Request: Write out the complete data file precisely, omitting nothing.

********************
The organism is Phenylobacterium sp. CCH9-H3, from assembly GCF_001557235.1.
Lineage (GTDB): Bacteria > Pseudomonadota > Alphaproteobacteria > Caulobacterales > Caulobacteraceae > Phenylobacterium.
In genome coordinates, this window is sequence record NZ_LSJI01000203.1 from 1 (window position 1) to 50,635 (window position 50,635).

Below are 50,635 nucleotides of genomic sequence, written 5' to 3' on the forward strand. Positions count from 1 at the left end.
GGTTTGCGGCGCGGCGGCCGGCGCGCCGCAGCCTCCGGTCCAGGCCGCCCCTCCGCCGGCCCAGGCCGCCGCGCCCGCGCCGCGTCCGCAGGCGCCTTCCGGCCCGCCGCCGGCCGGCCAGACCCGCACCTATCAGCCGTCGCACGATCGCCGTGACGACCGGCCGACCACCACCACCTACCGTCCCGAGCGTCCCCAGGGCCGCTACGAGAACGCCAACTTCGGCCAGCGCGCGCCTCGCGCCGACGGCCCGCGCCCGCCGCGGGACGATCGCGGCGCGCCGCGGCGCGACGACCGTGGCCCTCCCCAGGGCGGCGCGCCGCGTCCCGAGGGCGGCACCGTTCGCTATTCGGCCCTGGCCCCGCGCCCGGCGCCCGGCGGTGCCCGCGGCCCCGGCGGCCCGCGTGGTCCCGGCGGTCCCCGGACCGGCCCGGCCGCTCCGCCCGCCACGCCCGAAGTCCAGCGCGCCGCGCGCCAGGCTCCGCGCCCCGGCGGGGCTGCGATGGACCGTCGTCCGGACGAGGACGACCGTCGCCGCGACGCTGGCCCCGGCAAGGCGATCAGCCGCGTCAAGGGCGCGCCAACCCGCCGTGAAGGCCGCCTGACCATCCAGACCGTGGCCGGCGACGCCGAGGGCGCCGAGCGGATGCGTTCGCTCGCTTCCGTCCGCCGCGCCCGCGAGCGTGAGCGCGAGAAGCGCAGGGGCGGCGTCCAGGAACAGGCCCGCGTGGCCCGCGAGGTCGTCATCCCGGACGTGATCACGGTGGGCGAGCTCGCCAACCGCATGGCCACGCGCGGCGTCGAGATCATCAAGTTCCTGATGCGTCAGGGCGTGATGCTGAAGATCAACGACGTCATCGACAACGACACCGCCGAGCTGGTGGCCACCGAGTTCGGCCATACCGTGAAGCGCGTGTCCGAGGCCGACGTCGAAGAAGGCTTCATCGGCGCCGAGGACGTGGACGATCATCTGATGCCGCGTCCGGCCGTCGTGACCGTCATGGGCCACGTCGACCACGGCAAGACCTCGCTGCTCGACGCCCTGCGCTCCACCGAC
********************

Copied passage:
The organism is Phenylobacterium sp. CCH9-H3, from assembly GCF_001557235.1.
Lineage (GTDB): Bacteria > Pseudomonadota > Alphaproteobacteria > Caulobacterales > Caulobacteraceae > Phenylobacterium.
In genome coordinates, this window is sequence record NZ_LSJI01000203.1 from 1 (window position 1) to 50,635 (window position 50,635).

Below are 50,635 nucleotides of genomic sequence, written 5' to 3' on the forward strand. Positions count from 1 at the left end.
GGTTTGCGGCGCGGCGGCCGGCGCGCCGCAGCCTCCGGTCCAGGCCGCCCCTCCGCCGGCCCAGGCCGCCGCGCCCGCGCCGCGTCCGCAGGCGCCTTCCGGCCCGCCGCCGGCCGGCCAGACCCGCACCTATCAGCCGTCGCACGATCGCCGTGACGACCGGCCGACCACCACCACCTACCGTCCCGAGCGTCCCCAGGGCCGCTACGAGAACGCCAACTTCGGCCAGCGCGCGCCTCGCGCCGACGGCCCGCGCCCGCCGCGGGACGATCGCGGCGCGCCGCGGCGCGACGACCGTGGCCCTCCCCAGGGCGGCGCGCCGCGTCCCGAGGGCGGCACCGTTCGCTATTCGGCCCTGGCCCCGCGCCCGGCGCCCGGCGGTGCCCGCGGCCCCGGCGGCCCGCGTGGTCCCGGCGGTCCCCGGACCGGCCCGGCCGCTCCGCCCGCCACGCCCGAAGTCCAGCGCGCCGCGCGCCAGGCTCCGCGCCCCGGCGGGGCTGCGATGGACCGTCGTCCGGACGAGGACGACCGTCGCCGCGACGCTGGCCCCGGCAAGGCGATCAGCCGCGTCAAGGGCGCGCCAACCCGCCGTGAAGGCCGCCTGACCATCCAGACCGTGGCCGGCGACGCCGAGGGCGCCGAGCGGATGCGTTCGCTCGCTTCCGTCCGCCGCGCCCGCGAGCGTGAGCGCGAGAAGCGCAGGGGCGGCGTCCAGGAACAGGCCCGCGTGGCCCGCGAGGTCGTCATCCCGGACGTGATCACGGTGGGCGAGCTCGCCAACCGCATGGCCACGCGCGGCGTCGAGATCATCAAGTTCCTGATGCGTCAGGGCGTGATGCTGAAGATCAACGACGTCATCGACAACGACACCGCCGAGCTGGTGGCCACCGAGTTCGGCCATACCGTGAAGCGCGTGTCCGAGGCCGACGTCGAAGAAGGCTTCATCGGCGCCGAGGACGTGGACGATCATCTGATGCCGCGTCCGGCCGTCGTGACCGTCATGGGCCACGTCGACCACGGCAAGACCTCGCTGCTCGACGCCCTGCGCTCCACCGAC